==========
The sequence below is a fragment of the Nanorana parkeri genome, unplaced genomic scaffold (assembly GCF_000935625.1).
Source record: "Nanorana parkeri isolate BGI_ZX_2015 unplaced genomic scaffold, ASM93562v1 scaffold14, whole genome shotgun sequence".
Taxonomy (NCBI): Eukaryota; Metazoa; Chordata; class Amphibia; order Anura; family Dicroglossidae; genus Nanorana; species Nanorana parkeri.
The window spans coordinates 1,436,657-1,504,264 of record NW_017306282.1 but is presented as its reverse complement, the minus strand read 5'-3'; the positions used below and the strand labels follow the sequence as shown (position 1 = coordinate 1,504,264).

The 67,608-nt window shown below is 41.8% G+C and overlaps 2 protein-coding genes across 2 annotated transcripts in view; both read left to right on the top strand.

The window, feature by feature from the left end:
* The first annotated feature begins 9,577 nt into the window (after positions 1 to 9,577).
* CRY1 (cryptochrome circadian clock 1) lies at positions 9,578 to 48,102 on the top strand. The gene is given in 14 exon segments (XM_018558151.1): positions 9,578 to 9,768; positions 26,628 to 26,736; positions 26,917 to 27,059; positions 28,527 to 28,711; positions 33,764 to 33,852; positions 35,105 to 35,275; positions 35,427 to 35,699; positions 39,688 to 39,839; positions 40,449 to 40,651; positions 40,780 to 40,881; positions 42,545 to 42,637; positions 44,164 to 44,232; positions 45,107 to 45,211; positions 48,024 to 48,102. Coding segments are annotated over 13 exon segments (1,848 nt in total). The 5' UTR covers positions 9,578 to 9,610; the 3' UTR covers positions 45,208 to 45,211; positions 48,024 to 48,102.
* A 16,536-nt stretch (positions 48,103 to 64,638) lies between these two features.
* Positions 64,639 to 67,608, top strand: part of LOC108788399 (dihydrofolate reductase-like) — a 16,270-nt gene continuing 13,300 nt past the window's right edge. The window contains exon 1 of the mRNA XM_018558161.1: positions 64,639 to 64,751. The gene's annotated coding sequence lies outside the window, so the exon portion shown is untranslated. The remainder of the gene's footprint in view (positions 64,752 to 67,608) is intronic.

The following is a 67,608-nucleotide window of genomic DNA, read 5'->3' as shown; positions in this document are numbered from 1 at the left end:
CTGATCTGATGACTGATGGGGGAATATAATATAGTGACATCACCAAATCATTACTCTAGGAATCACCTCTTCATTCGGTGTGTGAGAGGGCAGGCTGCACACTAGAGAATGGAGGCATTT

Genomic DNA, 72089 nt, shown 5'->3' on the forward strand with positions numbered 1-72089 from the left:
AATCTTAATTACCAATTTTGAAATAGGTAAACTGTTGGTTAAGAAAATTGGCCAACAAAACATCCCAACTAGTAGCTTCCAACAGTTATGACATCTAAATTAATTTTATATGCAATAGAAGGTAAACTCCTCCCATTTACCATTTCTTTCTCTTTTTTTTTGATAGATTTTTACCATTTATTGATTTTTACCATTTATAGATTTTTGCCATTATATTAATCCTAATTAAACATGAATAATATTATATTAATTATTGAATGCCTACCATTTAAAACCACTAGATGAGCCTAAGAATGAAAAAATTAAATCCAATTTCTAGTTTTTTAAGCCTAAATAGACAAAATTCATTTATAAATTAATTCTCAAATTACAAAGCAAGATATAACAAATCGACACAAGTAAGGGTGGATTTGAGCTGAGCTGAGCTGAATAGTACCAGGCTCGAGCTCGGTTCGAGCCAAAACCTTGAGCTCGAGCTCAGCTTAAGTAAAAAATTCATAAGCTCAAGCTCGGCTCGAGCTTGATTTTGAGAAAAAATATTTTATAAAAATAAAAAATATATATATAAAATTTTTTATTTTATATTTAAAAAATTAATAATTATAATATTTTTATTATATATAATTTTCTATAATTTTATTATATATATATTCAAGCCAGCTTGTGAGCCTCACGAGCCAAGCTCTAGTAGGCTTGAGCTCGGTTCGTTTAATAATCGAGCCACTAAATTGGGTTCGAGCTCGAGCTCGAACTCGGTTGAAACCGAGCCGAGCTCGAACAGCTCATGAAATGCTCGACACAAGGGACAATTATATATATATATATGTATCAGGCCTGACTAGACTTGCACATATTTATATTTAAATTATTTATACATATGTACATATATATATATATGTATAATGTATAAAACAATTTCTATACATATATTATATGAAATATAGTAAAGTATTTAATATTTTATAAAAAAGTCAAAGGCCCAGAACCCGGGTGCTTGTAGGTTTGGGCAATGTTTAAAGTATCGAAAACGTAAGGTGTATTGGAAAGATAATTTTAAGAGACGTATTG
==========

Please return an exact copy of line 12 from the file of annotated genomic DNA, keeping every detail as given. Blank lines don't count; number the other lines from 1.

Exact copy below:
CTGATCTGATGACTGATGGGGGAATATAATATAGTGACATCACCAAATCATTACTCTAGGAATCACCTCTTCATTCGGTGTGTGAGAGGGCAGGCTGCACACTAGAGAATGGAGGCATTT